What to do when your teen is arrestedAccording to the ACLU, there could be as many as 60,000 teens under the age of eighteen who are incarcerated at any given time. The reason behind arrests is varied. Whether your teen has been arrested for a driving violation, for public intoxication, or something else entirely, the idea of them being a part of that statistic can be unsettling.
Talk with your teen before things get out of handWhile it can be hard to think about a future where your child will get himself into a situation where he gets arrested, it’s still important to have those important conversations. Getting arrested, no matter the confidence levels and personality of your teen, is going to likely leave him feeling overwhelmed and possibly a little bit scared. However, if you’ve previously spoken to him about what he needs to do if he gets arrested, he will feel empowered to make the right decisions until you get to him. Things to discuss with your teen before they are arrested:
- Tell him not to make a statement.
- He needs to ask for the police to call you when he is arrested.
- Remind him not to react with anger or defiance.
Should you consider legal counsel?In some situations, seeking legal counsel should be the first step if your teen has been arrested. While television shows and movies often get many things about the law wrong, it is true that if you ask for a lawyer, the police need to stop asking questions. This is particularly true if the individual is underage. Beyond that, legal counsel can also offer you and your teen guidance about what the next steps should be. In situations that may become complicated, you cannot face legal proceedings without a lawyer. The lawyer will be able to help to prepare your teen for any interview with law enforcement, and for any court dates that they may have. You shouldn’t try to navigate complicated legal proceedings with your teen without the guidance of a lawyer. If your teen has been arrested for something like a curfew violation or truancy, legal counsel may not be needed. Quite often, these are “slap on the wrist” type warnings or a small fine. If you cannot afford an attorney, most will offer a free consultation that may prove helpful. There is also the option of a public defender, which will not cost you anything. Your teen may not get as much personal attention with a public defender as he would with a private lawyer, but they may be necessary depending on the circumstances.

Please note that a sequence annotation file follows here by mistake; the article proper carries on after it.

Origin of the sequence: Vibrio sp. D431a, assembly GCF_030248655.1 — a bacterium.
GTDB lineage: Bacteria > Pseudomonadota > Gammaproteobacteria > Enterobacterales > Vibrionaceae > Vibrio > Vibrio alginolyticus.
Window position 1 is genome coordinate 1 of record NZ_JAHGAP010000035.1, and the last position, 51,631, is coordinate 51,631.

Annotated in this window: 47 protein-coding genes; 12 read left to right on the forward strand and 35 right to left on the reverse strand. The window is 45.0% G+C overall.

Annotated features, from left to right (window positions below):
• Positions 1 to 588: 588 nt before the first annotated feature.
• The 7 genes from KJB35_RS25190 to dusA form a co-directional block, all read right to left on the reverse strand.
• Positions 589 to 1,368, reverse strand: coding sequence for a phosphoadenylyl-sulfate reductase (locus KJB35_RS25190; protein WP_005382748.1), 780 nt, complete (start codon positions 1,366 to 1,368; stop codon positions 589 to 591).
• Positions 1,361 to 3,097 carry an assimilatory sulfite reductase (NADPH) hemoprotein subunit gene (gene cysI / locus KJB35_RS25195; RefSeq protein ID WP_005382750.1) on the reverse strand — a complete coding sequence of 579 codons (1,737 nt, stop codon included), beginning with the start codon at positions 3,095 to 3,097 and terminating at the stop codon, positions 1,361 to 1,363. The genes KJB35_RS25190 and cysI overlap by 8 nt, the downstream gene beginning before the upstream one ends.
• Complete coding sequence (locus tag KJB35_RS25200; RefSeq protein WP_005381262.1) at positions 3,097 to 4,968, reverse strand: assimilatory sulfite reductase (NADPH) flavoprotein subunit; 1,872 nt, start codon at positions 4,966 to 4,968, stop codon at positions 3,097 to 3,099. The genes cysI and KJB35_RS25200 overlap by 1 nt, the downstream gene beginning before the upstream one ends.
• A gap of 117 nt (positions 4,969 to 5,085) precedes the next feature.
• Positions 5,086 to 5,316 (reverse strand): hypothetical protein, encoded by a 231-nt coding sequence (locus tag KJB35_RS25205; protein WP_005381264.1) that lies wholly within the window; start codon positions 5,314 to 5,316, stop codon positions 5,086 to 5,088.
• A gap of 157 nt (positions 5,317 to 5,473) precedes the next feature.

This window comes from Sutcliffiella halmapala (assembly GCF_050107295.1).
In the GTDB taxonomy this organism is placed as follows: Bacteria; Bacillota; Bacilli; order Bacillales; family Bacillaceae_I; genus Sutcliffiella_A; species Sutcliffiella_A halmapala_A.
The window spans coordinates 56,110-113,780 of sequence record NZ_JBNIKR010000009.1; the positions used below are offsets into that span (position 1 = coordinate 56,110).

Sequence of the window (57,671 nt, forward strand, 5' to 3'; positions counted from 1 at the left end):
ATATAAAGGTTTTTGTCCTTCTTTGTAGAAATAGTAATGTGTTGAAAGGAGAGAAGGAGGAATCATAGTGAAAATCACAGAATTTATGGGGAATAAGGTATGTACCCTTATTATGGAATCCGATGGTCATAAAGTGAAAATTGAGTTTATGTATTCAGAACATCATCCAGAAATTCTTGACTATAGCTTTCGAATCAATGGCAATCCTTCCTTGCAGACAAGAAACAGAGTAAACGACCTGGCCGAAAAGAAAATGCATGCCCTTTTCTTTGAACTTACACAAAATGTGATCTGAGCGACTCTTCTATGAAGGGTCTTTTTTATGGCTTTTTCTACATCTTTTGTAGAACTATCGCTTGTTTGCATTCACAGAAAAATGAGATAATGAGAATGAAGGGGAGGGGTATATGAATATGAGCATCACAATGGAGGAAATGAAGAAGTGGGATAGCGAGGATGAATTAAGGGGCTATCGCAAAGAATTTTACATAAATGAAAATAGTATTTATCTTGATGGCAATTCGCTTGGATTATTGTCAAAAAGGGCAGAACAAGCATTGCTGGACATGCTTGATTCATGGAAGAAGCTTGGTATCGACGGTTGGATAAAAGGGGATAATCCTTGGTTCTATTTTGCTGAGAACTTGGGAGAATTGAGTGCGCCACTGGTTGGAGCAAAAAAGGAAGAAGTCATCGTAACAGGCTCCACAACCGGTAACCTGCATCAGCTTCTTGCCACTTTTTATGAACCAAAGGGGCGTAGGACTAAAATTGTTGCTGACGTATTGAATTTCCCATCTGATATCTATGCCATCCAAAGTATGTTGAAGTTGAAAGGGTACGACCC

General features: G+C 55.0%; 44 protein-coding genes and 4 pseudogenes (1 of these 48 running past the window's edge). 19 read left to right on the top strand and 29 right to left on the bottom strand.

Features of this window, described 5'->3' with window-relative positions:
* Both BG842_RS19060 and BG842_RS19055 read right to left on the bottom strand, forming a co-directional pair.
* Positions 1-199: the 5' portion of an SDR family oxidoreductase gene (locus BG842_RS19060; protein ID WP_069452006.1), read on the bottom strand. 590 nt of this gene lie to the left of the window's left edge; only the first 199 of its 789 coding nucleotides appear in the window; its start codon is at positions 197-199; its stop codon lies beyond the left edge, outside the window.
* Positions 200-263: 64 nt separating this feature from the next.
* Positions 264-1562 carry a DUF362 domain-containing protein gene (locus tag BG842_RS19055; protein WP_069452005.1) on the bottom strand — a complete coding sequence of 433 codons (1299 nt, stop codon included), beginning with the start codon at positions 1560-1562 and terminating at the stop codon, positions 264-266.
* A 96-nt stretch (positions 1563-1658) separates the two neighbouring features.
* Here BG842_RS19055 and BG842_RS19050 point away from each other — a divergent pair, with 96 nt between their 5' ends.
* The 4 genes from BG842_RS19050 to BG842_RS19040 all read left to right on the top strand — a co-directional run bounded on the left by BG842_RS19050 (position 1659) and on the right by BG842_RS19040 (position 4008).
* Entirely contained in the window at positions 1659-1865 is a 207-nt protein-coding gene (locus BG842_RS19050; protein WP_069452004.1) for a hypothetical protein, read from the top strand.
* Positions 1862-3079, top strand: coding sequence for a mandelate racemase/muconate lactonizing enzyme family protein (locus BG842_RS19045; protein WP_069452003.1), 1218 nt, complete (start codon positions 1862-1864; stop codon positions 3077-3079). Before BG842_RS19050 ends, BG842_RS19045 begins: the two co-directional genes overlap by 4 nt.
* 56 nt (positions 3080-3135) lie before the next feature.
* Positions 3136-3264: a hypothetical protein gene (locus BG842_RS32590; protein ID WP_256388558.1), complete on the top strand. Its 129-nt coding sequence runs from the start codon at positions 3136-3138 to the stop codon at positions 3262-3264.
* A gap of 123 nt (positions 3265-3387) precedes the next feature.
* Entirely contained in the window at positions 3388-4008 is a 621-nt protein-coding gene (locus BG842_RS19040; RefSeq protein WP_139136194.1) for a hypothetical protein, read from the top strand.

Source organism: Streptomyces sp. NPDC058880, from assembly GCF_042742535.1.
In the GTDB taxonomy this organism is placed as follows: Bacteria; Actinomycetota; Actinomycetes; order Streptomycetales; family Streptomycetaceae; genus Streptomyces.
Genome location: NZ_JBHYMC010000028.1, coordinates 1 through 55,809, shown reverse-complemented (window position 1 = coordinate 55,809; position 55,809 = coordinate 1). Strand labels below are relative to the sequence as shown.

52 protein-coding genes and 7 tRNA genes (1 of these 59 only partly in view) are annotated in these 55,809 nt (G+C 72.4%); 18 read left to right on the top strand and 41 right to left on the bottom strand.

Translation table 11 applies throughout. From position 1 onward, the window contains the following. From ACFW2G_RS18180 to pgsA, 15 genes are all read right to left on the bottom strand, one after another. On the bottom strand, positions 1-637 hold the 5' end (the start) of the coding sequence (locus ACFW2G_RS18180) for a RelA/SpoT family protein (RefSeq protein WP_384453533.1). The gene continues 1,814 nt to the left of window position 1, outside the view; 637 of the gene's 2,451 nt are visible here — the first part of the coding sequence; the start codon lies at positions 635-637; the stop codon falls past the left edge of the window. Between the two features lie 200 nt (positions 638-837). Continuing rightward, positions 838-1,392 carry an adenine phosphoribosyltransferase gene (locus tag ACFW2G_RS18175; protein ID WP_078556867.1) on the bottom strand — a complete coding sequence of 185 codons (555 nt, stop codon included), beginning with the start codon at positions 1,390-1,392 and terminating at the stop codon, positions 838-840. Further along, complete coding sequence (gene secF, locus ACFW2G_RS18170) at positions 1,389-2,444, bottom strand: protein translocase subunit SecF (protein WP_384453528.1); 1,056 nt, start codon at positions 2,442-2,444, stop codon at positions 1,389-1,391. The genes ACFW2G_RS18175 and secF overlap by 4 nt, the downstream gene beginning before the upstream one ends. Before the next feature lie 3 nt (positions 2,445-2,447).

What to expect when your teen is arrestedLaws can vary across city, county, and state lines. The way that your teen was arrested will have an impact on if or how he is charged. The arresting office could issue a warning and then release your teen into your custody. They could also issue a citation, requiring your teen to go to court and appear in front of a judge. What happens when your teen is arrested and what takes place next will largely depend on three primary factors:
- 1. The nature of the crime that was committed.
- 2. The severity of the crime.
- 3. Whether the teen already has an arrest record.